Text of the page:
Wednesday, January 24, 2001
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Posted on: Wednesday, January 24, 2001

Excessiveness on Felix cannot replace neglect

After years of doing too little, the state is now doing too much for young people with special education needs.

That, at any rate, appears to be the implication of the latest look at the state’s progress on the so-called Felix Consent Decree. That decree came out of a 1993 class-action lawsuit that claimed the state had failed to provide adequate mental health, education and other services to special-needs students.

The state agreed to improve services up to a certain level within six years. It failed to meet that deadline and is now under the gun to bring service levels up to par or face a potential takeover by the federal courts.

The latest report from state Auditor Marion Higa says that the rush to improve special-education services has produced a flood of new clients and new services. The audit suggests the state is over-providing in some cases and is admitting students who may not technically qualify for Felix-related help.

School Superintendent Paul LeMahieu acknowledges there may be some students getting service beyond what they truly need, but he says the overall level of special-education service in Hawaii is just now approaching national norms.

That may be so. But the auditor’s report goes to the heart of the state’s failure in providing federally mandated special-education services. Because it dragged its feet for so many years, it has been forced to play a hurried game of catch-up.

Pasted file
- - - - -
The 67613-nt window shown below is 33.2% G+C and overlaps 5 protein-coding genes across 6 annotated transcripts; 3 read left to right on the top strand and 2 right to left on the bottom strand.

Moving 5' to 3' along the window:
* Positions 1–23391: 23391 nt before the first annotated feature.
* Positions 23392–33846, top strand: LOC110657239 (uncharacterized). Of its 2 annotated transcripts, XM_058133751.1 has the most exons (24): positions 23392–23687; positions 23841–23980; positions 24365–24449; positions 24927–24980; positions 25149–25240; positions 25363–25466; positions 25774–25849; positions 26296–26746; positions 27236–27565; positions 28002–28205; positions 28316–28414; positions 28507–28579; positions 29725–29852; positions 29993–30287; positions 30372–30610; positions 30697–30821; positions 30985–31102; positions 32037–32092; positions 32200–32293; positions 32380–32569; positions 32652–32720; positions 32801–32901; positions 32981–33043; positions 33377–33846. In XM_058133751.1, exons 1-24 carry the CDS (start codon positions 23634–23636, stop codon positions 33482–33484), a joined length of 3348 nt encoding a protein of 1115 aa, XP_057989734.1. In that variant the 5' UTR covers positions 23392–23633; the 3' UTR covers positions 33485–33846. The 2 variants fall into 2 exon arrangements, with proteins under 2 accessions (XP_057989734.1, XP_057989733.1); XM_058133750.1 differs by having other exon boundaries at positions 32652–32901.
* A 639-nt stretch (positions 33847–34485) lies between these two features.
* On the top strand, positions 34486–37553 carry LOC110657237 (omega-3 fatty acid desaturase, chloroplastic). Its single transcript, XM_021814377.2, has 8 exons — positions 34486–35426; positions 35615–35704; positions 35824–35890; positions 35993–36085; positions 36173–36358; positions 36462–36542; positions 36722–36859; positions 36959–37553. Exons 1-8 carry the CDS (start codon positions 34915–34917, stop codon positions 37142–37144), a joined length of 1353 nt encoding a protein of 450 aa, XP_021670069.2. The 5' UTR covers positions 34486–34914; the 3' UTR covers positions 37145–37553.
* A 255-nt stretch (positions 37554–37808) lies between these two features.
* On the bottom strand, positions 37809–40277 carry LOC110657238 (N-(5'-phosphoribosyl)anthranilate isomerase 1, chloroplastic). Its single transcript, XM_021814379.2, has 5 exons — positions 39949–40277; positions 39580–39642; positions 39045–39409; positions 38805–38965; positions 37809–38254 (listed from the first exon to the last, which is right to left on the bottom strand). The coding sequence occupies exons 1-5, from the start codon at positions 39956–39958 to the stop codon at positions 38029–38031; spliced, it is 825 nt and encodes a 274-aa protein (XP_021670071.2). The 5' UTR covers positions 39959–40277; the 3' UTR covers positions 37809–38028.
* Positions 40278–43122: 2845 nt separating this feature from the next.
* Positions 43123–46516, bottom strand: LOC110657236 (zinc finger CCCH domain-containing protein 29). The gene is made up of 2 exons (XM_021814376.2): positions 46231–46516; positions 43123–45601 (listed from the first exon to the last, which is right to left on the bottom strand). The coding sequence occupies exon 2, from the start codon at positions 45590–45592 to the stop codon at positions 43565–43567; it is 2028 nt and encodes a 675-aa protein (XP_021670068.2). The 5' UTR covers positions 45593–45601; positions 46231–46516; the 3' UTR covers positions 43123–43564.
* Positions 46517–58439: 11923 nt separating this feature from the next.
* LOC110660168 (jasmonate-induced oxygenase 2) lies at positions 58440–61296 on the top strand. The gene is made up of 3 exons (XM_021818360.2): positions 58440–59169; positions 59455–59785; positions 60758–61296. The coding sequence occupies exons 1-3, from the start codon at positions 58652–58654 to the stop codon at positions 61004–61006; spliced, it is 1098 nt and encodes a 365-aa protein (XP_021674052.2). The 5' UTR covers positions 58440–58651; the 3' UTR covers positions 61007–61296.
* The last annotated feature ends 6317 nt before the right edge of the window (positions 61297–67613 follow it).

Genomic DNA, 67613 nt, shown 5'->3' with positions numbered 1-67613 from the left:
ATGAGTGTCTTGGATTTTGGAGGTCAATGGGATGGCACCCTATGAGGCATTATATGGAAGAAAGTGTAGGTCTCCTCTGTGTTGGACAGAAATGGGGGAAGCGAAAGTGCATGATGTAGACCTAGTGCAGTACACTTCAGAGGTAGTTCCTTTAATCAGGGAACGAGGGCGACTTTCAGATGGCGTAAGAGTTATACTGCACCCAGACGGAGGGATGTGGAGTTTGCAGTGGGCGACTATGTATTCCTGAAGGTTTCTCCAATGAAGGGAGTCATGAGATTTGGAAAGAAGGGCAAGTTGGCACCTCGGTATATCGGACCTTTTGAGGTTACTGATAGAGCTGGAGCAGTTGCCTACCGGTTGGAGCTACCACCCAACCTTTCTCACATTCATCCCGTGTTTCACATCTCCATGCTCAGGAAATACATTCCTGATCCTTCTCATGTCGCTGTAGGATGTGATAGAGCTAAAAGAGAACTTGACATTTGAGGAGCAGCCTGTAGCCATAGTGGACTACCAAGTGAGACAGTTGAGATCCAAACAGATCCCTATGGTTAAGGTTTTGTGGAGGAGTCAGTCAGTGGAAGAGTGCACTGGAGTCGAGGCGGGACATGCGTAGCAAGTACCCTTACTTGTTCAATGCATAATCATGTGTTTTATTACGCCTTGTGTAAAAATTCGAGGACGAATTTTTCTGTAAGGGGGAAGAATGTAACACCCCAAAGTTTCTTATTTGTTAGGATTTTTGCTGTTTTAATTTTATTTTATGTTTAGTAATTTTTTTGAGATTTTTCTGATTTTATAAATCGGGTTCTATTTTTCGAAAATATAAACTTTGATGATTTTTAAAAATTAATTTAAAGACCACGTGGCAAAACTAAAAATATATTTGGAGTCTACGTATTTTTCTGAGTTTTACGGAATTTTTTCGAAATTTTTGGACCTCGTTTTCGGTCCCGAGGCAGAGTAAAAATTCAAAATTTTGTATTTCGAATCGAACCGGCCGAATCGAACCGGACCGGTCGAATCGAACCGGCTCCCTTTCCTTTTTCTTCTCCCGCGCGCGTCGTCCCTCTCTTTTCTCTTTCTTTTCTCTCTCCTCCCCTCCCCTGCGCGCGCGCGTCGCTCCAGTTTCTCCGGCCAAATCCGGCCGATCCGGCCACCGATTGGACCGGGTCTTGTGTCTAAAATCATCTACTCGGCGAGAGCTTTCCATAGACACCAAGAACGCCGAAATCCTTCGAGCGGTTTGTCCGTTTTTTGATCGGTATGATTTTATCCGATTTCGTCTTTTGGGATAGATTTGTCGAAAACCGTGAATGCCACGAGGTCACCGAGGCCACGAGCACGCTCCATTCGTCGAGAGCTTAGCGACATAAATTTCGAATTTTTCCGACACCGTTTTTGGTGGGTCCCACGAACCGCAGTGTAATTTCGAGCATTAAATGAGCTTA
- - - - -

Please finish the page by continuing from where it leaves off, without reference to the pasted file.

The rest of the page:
It is similar to the case of a nation forced to go suddenly into war without adequate time to rationally build from a peacetime to a wartime footing. That exercise is bound to produce waste and mistakes.

State lawmakers have been horrified by the budget implications of the Felix decree and are struggling to find ways in which costs can be brought under control.

One way that can happen is for the Education Department and the Health Department to work more closely on the goal of not simply servicing special-education students, but servicing them properly.

While new teachers and new services are being added, it is imperative that standardized rules, standard cost-accounting and standard qualification guidelines be developed.

Having the most expensive special-needs program in the nation is not what will impress the federal court. What the court wants — and what every parent of every special-needs child deserves — is a program that is fair, consistent and committed. Over-diagnosing and wasteful or excessive treatment are no more acceptable than neglect.

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